This year the theme of Mental Health Awareness Week is ‘Kindness’. In my message last week, I paid tribute to the Royal Free hospital after watching their COVID-19 BBC documentary. Thank you to everyone who responded directly to my message with appreciation for the kindness and recognition expressed to them. Reflecting on my clinical career, most often it is those small acts of kindness that mean the most, particularly at the end of a difficult shift or day. We now need to be even more creative about how we show those acts of kindness in the new virtual world we find ourselves in.
Throughout the pandemic, those working in health and care have shown time and time again that in addition to their professional expertise and compassion, kindness to each other, patients and their families is a key professional responsibility too. The way we have treated each other with respect and kindness across teams and organisations has united us more than ever before.
At HEE, we are responsible for the delivery of high quality education and training, not just for the numbers available to work in the NHS. Our key priority now is to ensure that students, learners’ and trainees across all professions whose training may have been affected by COVID-19 are not disadvantaged. Many of these colleagues have been working differently to support the service, some have volunteered as their courses were paused, some have qualified sooner than expected and have joined the NHS early. All have seen their plans disrupted. As we re-set the NHS and plan to manage further outbreaks alongside the challenges of winter, we must ensure that the future pipeline for the workforce is reinstated. Of course we have done things differently in response to the pandemic and some of those changes can help us in both the near and longer term future. We will need support to deliver those changes in a way that ensures those affected do not feel short-changed and that patients get the workforce needed.
With this in mind, HEE has confirmed this week that medical training rotations will commence again in August 2020 in order to protect the education and training of this future workforce. Together we have a responsibility to make the most of local knowledge and expertise, and to minimise disruption to planned placements wherever possible. HEE offices can work with relevant colleagues locally to determine the pace and timing of rotational changes for existing trainees, facilitating discussions around geographical location, workload management and around induction. To hear more, please join our webinar on Tuesday 26th May at 7pm led by Professor Sheona MacLeod, Acting Director of Education and Quality and Executive Medical Director. The link to the webinar is here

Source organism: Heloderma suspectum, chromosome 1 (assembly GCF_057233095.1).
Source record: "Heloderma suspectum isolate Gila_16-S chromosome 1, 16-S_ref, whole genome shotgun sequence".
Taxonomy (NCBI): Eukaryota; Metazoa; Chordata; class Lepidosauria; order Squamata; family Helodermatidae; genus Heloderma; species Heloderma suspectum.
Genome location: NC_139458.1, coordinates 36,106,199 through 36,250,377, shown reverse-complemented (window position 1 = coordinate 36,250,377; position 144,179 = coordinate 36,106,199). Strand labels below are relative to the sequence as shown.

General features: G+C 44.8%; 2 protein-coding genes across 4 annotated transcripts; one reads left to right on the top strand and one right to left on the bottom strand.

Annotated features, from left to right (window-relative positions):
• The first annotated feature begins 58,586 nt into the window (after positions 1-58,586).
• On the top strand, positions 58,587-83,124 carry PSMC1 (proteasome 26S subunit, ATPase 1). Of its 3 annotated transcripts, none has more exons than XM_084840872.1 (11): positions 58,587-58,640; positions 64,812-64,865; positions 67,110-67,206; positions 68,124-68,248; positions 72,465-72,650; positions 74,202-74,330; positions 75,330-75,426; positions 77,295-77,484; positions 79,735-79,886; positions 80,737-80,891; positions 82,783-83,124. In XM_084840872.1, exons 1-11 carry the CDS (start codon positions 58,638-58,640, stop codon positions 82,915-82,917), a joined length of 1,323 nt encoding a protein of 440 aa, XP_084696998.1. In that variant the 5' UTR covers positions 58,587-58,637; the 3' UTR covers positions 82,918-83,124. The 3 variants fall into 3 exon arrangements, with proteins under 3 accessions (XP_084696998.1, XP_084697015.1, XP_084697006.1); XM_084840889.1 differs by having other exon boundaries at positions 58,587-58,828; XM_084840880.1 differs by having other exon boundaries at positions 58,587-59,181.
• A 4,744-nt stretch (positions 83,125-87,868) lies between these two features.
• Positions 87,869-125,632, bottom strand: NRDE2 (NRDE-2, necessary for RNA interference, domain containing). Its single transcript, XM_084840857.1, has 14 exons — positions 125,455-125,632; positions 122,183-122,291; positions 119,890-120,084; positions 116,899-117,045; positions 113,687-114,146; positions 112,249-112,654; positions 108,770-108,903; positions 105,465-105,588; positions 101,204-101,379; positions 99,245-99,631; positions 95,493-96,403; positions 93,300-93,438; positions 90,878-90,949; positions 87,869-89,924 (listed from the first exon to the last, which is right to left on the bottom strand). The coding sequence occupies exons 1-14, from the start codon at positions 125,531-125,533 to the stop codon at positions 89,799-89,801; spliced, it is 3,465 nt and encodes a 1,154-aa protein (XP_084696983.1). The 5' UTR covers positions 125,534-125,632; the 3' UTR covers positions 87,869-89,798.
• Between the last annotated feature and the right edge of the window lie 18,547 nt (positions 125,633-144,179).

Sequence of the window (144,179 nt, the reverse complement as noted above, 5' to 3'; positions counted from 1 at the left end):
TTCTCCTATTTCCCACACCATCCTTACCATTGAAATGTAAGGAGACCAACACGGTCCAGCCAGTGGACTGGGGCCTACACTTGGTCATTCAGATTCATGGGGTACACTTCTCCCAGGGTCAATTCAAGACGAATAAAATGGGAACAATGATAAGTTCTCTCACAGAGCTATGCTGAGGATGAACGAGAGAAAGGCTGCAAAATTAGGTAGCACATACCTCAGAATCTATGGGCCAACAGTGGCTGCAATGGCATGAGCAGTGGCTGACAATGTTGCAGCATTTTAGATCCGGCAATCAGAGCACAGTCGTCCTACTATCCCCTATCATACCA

Those that know me well will know of my love for Italy and my passion for the art of the early renaissance period. For me, one of the most fascinating things about that remarkable period in human history is just how suddenly everything seems to look and feel different in comparison to that which came before – and yet those celebrated masters were, in many ways, doing the same thing as their predecessors. And I can’t help but be struck by the opportunity we now have in front of us for the NHS, indeed health care across the globe, for similar fast-paced, era-defining change and re-birth.
Looking ahead to our new future, the post-COVID-19 renaissance gives us all a real opportunity to think about what makes a good healthcare professional, whether that may be a doctor, nurse, allied health professional or another clinical and non-clinical profession working across the NHS?
There is no doubt that reform is difficult and requires a huge philosophical and cultural reset as well as a regulatory one. On this subject, I am keen to hear views from colleagues from Royal Colleges, the HEIs and their representative bodies about how we specify and assess the marks of a good clinician throughout their education and training, and what needs to change to meet the needs of the future effectively.
I have intentionally described the ‘reset’ we are all now thinking and talking about as the COVID-19 renaissance. We must not go backwards to the way we were six months ago, instead we must look forward and see this as an opportunity to take health and care education and training to a new level.